Gunaratana, B. (2014). Meditation on Perception: Ten Healing Practices to Cultivate Mindfulness. Wisdom Publications: Boston, MA.

 

 

 

Knowing Vs. Realization, Or, Am I Enlightened, Yet?

“Man who catch fly with chopstick accomplish anything.”
— Mr. Miyagi,  The Karate Kid
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Recently, after months of reading, meditating, and re-reading, I came to, as I would have articulated it, “realize” something.  Strangely, it didn’t feel all that great. I “realized” that I’d arrived at a point where I had grasped, in a shallow fashion, the  mechanics  of a concept, but somehow, not the  soul  of it. For months, I’d been wondering just why a Buddhist practitioner would seek “extinction,” on the one hand, or want to be a Bodhisattva, on the other.

For those not quite familiar with the terms ‘extinction’ and ‘Bodhisattva,’ here are two definitions, which shall suffice, but upon which no one should base their own learning. ‘Extinction,’ also known as “nirvana without residue,” refers to “dying,” once and for all, without returning to the chain of suffering experienced in sequential, potentially never-ending lifetimes (samsara). ‘Bodhisattva’ refers to an individual who has, through meditation, arrived at a state in which they can choose not only to be ‘reborn,’ but the exact circumstances of that rebirth, so that they may fulfill their vow to not enter ‘nirvana without extinction’ until every last human being has been freed from the sufferings of samsara. So, there I was, wondering at the same time, why anyone would want to die, once and for all, as well as why anyone would want to stick around, forever, when they actually could die, once and for all, and not have to deal with all this crap anymore. I mean, haven’t we all had days when we thought, “Get me outta’ here!” Well, if you haven’t, I have. But then I’d remember that death is just a beginning — the beginning to one’s next life. Here’s a link to the post where I discuss the “realization” that helped me to understand that I am far from “realized.”

As karma would have it, I happened upon a discussion in the book, Momentary Buddhahood, Mindfulness and the Vajrayana Path, by Anyen Rinpoche. An acquaintance of mine, who is a yogi, told me that he doesn’t like Tibetan Buddhism, doesn’t like “the guy,” and would never read one of his books. I add this simply to emphasize that there are always, at least, two million sides to every story, as well as to point out that others’ recommendations, including my own, can mean everything or nothing. Unlike the yogi, I, for one, like “the guy.” This is one of the first books on mindfulness that I’ve read and not felt like a total idiot. Anyen Rinpoche’s words resonated with me, deeply. And here’s an excerpt, from Anyen Rinpoche’s book, in a section titled  Abide in the Experience of “No Self.” Please note how I use ellipses in this excerpt: three dots indicates the omission of words  within a sentence; four dots indicates the omission of one or more sentences in between one sentence and another. I mention this for both purposes of clarity and respect for copyright:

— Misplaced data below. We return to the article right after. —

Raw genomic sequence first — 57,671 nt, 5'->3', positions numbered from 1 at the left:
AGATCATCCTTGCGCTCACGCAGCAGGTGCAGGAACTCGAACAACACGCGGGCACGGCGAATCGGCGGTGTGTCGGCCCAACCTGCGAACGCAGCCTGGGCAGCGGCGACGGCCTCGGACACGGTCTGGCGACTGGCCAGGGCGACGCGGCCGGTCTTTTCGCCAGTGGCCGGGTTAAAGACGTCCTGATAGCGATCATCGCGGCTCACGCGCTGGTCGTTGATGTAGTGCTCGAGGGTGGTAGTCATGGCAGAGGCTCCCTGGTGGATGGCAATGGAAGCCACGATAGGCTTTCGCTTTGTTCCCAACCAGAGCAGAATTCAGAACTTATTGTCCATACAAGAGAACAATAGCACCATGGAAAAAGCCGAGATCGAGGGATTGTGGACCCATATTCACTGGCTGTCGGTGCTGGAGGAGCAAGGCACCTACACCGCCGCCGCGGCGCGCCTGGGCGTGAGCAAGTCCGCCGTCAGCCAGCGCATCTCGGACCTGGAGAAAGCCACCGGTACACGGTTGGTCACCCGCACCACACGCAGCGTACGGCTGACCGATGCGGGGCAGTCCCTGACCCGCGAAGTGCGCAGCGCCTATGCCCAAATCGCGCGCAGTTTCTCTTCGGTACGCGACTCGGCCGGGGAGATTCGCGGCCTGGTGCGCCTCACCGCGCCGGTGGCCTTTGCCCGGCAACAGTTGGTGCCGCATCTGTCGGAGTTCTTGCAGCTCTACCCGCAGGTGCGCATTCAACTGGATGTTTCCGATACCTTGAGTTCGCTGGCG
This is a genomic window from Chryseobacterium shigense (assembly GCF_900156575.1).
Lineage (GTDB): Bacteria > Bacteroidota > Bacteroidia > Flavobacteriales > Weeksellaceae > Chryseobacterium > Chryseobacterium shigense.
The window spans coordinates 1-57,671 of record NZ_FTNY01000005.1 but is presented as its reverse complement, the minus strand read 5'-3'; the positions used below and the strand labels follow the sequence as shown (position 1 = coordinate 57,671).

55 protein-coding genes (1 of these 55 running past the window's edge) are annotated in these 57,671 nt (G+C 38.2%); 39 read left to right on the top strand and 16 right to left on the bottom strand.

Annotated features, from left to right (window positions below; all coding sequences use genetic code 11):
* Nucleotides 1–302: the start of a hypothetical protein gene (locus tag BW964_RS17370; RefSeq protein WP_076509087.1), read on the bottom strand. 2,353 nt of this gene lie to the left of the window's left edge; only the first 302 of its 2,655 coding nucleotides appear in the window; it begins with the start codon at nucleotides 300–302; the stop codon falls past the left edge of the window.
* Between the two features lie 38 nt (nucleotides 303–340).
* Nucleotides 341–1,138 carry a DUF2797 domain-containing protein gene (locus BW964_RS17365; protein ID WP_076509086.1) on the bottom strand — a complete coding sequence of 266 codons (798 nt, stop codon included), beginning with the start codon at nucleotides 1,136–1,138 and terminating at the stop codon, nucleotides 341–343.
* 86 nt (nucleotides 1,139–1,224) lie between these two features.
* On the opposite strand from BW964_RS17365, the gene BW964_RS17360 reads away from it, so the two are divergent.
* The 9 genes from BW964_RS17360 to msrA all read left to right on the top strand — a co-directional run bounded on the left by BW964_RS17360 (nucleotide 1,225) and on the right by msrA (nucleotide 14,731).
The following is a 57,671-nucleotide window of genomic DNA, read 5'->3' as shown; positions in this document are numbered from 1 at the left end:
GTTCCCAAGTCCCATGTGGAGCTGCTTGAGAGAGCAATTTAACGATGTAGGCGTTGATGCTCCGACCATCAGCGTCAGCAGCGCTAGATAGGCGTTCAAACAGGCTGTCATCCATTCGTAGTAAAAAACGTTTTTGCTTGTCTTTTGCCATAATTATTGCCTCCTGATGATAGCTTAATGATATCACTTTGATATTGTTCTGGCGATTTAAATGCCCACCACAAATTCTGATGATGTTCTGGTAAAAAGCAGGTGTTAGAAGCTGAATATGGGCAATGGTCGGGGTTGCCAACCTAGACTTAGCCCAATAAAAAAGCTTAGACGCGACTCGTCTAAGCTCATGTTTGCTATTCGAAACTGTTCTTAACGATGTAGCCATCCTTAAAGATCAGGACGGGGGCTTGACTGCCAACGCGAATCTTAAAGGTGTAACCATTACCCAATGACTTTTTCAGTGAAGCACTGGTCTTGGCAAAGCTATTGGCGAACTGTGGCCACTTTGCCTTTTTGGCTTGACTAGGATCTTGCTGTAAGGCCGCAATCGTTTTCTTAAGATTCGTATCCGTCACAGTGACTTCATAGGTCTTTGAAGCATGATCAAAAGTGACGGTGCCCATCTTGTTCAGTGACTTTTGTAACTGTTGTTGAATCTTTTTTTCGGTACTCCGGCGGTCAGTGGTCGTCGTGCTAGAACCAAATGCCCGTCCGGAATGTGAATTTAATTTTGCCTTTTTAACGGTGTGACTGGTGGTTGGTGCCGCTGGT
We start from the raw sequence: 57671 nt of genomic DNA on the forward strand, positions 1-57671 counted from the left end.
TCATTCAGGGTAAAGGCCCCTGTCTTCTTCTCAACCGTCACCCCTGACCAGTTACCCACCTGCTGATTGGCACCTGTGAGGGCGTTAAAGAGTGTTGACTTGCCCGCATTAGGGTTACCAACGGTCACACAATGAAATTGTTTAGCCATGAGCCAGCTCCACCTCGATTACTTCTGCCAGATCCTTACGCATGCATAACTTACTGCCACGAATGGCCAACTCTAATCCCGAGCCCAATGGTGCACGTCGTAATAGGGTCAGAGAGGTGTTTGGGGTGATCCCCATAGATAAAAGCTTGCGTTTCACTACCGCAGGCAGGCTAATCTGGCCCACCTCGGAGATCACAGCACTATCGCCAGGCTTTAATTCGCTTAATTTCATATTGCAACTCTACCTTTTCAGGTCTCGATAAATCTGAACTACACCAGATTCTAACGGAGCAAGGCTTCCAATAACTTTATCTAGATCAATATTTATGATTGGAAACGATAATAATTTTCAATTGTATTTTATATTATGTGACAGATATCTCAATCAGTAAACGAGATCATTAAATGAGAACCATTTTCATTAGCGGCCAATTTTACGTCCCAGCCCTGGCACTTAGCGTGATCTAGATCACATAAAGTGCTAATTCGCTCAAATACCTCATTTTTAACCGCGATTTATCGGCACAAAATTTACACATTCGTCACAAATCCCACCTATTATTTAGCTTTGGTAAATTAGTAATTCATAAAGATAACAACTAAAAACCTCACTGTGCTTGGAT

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“…a cursory analysis shows that the self is simply a concept….While this is somewhat helpful for developing a Buddhist foundation, ultimately, it will not take our practice to the next level….Merely knowing is not the same as experiencing and realizing.”

Rinpoche, A. (2009) Momentary buddhahood: Mindfulness and the Vajrayana path. Somerville, MA: Wisdom Publications.
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This quotation from Anyen Rinpoche’s book stayed with me. I’ve read and reread it because short of ‘realization,’ I can, at least, try for internalization. But something happened, this morning, that made it even more “real” for me. Last night, I went to bed rather unhappily because of being repeatedly dive-bombed by a huge fly. Citing “reverence for life,” I did not try to swat it, and hoped that by morning, it would either go somewhere else, or die. No such luck. As I sat to begin my morning meditation, it repeatedly bounced off my head, literally got in my face, and even had the nerve to ‘buzz’ in an extremely loud, particularly distracting manner (I wonder if the Buddha had those sticky fly strips?). Finally, I grabbed a copy of a magazine I didn’t particularly like and “went” for it. Yep! You got it! I might not have been  mindful, but I sho’ nuff  minded! That was two hours ago, and I still didn’t manage to catch it. And that’s when I remembered a scene from  The Karate Kid  (1984). In this particular scene, Mr. Miyagi is sitting at his dinner table, trying to catch a fly with a pair of chopsticks. Daniel (Karate Kid) walks in, views this with some amusement, and asks if it wouldn’t be easier to use a fly swatter. Then, he asks if he can try. Mr. Miyagi smirks, and assents. After a couple tries, Daniel catches the pesky fly with his own pair of chopsticks, and the nonplussed Mr. Miyagi throws down his own chopsticks, leaves the table, and says, “You, beginner luck!” They then go outside and Daniel receives his first lesson in fence painting…

So, catching the fly is just the beginning. And I’m Daniel (if all goes well).

Here’s a link to that scene from The Karate Kid.

Namaste.